Tonight on the Nightfly, we celebrate the legacy of Dr. Martin Luther King, and commemorate the anniversary of his assassination (4/4/68). We'll hear from Dr. King in his own voice, as well as soul, jazz, gospel, and hip-hop tributes to Dr. King from Nina Simone, Smokey Robinson, and many more. Stream the show on PRX: http://www.prx.org/pieces/145802-the-nightfly-2015-13-in-memory-of-dr-martin-lu or get the first hour here: http://www.radio4all.net/index.php/program/79941 and the second hour here: http://www.radio4all.net/index.php/program/79943
Rev. Barrow's lifelong commitment to civil rights activism began at age 12, when she organized a demonstration with her fellow Black students, demanding to be allowed to ride the all-white school bus. She went to seminary at 16, and worked at a welder at a shipyard in Washington during WWII. In the 50's, Rev. Barrow worked as an organizer for the Southern Christian Leadership Conference (SCLC). In 1963, she attended the March On Washington, and marched in 1965 on Bloody Sunday. Alongside Rev. Jesse Jackson, she helped organize the Chicago chapter of Operation Breadbasket, which later became Operation PUSH. In the 80s,she served as president of Operation PUSH, and was Rev. Jackson's campaing manager when he ran for president in 1984. She was an advocate for women's rights and LGBT equality, and was an AIDS activist (her son, Keith, died of AIDS in 1983). Rev. Barrow was a mentor to countless young activists, and in later years, focused on gun violence in Chicago and threats to the Voting Rights Act. She died March 12, 2015, just days after hearing her godson, President Barack Obama, speak at the 50th anniversary of Bloody Sunday. She was 90.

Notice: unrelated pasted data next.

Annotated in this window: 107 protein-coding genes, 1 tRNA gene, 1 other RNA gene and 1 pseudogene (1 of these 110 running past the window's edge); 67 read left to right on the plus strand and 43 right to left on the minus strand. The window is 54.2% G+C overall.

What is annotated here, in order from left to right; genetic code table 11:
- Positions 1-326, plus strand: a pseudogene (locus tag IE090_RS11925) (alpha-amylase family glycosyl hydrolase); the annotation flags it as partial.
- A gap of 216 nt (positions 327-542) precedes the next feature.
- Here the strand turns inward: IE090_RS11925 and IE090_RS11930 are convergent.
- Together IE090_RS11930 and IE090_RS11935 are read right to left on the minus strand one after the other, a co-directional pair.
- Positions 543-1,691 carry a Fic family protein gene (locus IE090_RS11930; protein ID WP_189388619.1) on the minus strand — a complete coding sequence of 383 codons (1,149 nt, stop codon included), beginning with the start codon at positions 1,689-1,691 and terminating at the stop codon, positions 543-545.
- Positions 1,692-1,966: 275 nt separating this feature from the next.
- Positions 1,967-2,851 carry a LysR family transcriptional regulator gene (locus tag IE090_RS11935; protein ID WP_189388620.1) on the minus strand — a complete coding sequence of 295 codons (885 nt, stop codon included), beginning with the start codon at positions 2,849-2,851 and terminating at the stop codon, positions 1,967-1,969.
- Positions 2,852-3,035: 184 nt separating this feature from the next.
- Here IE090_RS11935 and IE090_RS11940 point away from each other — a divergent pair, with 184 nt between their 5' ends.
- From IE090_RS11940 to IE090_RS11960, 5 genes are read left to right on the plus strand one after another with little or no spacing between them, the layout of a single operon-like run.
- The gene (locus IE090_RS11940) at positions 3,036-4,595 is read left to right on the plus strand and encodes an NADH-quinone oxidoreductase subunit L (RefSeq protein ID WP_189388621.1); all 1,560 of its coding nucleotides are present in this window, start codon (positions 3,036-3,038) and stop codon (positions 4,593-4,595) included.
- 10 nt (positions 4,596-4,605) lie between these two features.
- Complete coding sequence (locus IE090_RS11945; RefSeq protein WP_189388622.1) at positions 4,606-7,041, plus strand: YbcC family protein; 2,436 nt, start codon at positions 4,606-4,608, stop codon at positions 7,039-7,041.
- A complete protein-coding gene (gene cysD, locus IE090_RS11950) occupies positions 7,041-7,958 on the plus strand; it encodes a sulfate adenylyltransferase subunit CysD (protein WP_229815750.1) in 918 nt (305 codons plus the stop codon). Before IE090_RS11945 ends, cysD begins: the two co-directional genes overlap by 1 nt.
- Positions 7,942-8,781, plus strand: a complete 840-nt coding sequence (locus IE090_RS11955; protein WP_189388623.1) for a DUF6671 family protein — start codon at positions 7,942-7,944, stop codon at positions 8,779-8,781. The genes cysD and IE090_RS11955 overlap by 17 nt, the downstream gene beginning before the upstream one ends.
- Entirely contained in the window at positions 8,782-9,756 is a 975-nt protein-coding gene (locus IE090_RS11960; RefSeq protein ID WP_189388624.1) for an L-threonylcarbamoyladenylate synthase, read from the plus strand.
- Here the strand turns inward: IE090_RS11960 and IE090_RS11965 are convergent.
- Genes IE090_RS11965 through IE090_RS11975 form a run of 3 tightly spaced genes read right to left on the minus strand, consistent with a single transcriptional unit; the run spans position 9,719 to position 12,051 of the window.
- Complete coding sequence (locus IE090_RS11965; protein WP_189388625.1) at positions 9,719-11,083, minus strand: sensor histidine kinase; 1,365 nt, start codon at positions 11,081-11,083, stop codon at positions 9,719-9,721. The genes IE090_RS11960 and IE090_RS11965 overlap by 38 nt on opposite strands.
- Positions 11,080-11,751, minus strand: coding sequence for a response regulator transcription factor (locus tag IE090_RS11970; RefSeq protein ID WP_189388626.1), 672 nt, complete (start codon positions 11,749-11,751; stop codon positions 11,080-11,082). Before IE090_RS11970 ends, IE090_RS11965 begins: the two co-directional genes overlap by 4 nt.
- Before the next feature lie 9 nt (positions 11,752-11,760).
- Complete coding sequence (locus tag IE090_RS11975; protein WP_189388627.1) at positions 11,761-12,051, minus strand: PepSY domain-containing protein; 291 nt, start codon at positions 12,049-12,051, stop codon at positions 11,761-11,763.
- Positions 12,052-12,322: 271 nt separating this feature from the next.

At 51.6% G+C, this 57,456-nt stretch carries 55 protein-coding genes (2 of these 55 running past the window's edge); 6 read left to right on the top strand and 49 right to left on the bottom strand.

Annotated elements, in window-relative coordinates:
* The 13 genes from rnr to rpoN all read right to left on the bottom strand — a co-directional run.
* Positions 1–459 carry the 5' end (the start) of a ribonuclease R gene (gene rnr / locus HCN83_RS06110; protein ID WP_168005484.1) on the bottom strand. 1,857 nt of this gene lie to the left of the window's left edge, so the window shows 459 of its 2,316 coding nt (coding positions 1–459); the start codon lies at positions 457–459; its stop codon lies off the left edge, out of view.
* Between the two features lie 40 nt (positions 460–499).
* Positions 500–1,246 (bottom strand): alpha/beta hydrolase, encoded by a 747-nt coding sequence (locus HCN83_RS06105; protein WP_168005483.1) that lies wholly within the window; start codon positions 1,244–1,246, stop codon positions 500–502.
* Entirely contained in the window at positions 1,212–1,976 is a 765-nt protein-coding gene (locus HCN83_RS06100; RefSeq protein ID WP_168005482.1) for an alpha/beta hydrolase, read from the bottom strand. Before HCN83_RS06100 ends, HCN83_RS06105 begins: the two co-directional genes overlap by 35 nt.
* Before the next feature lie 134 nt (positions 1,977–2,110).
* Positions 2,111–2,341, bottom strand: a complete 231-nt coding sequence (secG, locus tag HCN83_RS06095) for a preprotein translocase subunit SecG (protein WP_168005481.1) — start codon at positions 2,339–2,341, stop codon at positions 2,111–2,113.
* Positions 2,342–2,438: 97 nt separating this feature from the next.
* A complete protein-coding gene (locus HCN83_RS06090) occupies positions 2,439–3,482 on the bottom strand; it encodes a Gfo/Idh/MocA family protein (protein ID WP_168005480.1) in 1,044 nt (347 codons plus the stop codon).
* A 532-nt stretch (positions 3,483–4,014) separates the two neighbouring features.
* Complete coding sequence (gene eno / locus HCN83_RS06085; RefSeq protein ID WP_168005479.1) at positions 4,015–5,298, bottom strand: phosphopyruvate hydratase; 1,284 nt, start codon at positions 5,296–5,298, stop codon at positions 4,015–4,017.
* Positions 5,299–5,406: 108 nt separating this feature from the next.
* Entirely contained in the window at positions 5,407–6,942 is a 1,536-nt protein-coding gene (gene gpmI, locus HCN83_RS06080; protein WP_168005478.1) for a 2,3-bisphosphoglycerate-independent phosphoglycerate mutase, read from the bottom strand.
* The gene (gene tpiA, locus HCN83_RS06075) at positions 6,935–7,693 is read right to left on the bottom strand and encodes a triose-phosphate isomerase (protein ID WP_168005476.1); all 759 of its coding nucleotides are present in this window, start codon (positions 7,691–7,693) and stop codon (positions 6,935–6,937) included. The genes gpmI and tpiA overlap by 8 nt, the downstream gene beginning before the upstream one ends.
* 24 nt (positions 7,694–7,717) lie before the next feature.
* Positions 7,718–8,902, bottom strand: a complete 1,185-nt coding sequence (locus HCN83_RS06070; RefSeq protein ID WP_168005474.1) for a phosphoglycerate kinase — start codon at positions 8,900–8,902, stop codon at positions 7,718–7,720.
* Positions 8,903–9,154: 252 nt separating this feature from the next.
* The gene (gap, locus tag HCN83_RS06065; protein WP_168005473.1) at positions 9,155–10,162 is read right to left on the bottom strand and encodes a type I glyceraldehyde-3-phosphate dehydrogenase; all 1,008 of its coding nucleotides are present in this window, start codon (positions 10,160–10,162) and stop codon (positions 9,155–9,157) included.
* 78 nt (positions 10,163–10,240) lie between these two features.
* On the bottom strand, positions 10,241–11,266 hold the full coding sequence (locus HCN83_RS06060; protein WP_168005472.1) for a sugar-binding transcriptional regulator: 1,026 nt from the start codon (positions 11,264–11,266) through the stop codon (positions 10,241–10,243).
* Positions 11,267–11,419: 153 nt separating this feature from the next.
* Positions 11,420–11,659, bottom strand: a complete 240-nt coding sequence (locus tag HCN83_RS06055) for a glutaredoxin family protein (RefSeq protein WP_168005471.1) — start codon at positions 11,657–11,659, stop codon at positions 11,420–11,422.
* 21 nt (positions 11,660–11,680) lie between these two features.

Ms. Nelson was jailed many times for her actions as a civil rights activist and war tax resister. She was first arrested in 1943, at some of the earliest lunch counter sit-ins. Ms. Nelson was a Congress of Racial Equality (CORE) organizer, and worked on desegregation campaigns in Cincinnati and Washington, DC. In 1948, she co-founded the Christian pacifist group Peacemakers, and in 1959, she became the first woman to be apprehended for war tax refusal. She and her husband Wally moved to Woolman Hill, a Quaker conference center in Deerfield, MA. They built their own house of salvaged materials, grew most of their own food organically on 1/2 acre of land, and lived without plumbing or electricity. She remained in her off-the-grid home until 2011. Ms. Nelson died March 12, 2014, at age 91. "If there are winners in life, there have to be losers. Rather than be either, I refuse to play the game."
Sanguine Fromage, WERU radio personality since 2005, current host of UpFront Soul, former host of The Nightfly, Off the Wall, Enjoy Yourself, and Sound Travels.
all original content on this site copyright Susan Dickson-Smith 2015-2021